Arthur Jeffes (son of Simon Jeffes, founder of the Penguin Cafe Orchestra) is in a difficult position. The group, now called Penguin Cafe, opened their concert in Saffron Walden last night with ‘Telephone and Rubber Band’, which never fails to make me smile, and closed their encore with the joyous ‘Music for a Found Harmonium’.

Between these two numbers, they performed a mixture of old (‘Southern Jukebox’, ‘Perpetuum Mobile’, Bean Fields’, ‘In the Back of a Taxi’) and new pieces mainly from ‘The Red Book’ (‘1420’, ‘Black Hibiscus’, ‘Bluejay’, ‘Odeon’). Arthur introduced them all, often with fond reference to his father’s work, and sometimes mentioning his childhood memories of them. The older pieces, usually involved a wider range of instruments, such as a melodica, are still quirky, lively and eccentric, and obviously pleased the crowd.

His enthusiasm for ‘1420’ was obvious, but he appeared slightly nervous when introducing two pieces as ‘world premieres’. He described a new piece called ‘Birdwatching’ as a reworking of a favourite tune by Cornelius, who is, apparently, a “Japanese Brian Eno”, which for me is a good introduction that made me warm to it in advance, and it rewarded my openness with the lively passion and quirkiness I expect of PCO.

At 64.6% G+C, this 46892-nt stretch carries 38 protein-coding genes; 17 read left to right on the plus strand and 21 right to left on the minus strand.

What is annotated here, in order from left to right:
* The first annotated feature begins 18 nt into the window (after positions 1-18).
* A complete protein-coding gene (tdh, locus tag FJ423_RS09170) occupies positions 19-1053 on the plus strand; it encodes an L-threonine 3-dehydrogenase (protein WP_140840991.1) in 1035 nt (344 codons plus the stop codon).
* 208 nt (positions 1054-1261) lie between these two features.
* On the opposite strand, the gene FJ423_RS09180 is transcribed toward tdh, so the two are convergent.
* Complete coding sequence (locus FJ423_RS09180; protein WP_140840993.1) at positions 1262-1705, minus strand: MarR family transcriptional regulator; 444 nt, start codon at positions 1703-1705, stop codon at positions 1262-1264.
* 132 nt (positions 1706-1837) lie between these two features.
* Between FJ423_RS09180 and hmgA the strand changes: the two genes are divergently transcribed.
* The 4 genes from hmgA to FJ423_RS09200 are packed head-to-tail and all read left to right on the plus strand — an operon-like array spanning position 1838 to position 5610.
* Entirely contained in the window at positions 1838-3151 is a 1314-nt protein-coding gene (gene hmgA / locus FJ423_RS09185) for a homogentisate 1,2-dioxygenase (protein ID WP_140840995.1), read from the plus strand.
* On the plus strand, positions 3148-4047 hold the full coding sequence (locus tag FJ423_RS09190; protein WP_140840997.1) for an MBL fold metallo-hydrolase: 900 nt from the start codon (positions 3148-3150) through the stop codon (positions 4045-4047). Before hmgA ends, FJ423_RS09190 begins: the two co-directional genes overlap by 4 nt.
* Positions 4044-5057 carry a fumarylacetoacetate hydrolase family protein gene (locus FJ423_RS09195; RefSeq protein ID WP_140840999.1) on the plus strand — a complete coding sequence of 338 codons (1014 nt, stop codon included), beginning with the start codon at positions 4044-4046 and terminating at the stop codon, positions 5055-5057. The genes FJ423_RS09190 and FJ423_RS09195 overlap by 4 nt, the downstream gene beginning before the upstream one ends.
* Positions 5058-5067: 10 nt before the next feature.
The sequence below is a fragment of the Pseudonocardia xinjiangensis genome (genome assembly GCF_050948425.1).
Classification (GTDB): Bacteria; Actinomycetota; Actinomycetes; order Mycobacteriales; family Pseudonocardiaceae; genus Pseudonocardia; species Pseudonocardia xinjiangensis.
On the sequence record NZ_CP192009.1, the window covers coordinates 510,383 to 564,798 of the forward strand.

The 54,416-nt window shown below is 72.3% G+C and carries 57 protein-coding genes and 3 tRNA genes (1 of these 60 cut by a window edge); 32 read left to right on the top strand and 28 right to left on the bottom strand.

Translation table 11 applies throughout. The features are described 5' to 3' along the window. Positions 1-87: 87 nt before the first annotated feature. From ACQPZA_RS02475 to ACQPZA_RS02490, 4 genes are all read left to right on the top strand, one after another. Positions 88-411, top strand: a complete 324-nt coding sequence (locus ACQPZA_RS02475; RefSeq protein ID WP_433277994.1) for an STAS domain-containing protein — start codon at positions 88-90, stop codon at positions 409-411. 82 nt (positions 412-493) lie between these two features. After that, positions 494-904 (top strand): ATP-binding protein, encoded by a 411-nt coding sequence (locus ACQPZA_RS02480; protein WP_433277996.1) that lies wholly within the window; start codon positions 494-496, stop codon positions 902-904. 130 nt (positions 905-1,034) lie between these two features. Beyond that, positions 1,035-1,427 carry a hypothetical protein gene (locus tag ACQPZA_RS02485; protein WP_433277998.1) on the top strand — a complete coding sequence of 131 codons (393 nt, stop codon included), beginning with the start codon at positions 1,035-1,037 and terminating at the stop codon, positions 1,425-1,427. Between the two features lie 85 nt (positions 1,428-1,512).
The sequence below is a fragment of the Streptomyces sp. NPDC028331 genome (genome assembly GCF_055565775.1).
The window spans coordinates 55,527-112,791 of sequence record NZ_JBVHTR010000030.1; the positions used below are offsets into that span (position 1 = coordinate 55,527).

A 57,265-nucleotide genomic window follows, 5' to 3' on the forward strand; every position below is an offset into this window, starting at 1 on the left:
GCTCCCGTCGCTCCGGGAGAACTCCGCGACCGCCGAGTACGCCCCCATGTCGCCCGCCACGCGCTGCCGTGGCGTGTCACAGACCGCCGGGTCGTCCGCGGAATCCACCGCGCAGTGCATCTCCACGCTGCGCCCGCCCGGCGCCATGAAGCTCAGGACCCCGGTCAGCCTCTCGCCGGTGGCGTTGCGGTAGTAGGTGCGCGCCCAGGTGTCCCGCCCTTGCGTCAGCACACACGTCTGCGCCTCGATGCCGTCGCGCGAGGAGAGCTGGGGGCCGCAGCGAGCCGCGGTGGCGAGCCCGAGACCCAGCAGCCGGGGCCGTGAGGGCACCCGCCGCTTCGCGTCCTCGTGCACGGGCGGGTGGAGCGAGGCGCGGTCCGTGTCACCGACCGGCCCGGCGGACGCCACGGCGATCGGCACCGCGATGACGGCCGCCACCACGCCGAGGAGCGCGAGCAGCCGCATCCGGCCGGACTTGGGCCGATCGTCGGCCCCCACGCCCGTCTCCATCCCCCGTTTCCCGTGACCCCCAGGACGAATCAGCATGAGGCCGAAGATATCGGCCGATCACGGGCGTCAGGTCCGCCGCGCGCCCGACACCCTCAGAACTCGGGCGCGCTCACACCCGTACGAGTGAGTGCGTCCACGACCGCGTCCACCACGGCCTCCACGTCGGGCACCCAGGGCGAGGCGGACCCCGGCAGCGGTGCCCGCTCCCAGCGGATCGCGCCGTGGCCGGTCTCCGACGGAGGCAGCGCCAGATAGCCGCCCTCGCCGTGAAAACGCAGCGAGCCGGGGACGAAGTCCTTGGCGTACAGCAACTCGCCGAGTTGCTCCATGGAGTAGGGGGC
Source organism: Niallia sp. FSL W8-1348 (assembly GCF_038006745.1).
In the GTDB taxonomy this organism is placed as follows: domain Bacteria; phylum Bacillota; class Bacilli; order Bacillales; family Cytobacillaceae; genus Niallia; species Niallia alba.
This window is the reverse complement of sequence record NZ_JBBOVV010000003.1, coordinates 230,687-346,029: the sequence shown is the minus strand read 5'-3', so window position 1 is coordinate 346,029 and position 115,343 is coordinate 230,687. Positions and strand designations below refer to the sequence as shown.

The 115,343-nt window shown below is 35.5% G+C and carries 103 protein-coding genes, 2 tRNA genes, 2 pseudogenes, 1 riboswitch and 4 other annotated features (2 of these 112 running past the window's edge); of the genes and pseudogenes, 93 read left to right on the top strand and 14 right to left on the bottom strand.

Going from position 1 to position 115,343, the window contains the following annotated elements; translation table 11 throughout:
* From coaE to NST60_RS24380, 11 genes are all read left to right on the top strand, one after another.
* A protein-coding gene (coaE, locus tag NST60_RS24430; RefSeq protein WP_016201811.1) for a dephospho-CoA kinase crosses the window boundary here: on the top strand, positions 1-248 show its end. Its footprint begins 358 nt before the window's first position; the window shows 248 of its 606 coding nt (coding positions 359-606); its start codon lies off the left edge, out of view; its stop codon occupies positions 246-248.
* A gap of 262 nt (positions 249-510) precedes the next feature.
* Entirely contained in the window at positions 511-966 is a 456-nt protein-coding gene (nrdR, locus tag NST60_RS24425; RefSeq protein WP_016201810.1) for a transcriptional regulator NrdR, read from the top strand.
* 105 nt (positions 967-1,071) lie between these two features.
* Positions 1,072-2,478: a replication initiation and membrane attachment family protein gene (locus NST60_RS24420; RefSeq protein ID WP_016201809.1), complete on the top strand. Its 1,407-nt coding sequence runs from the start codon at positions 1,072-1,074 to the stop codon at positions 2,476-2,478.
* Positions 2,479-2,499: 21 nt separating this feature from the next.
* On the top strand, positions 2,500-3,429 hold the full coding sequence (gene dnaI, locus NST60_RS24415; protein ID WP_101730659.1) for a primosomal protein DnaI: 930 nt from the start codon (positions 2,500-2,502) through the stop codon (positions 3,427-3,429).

For the first encore piece, Arthur played solo piano for Harry Piers (sp?), a piece he wrote for his father’s memorial.  It, too, had emotion, presumably from the memories it evoked, despite its repetitive minimalist style, and was played with passion.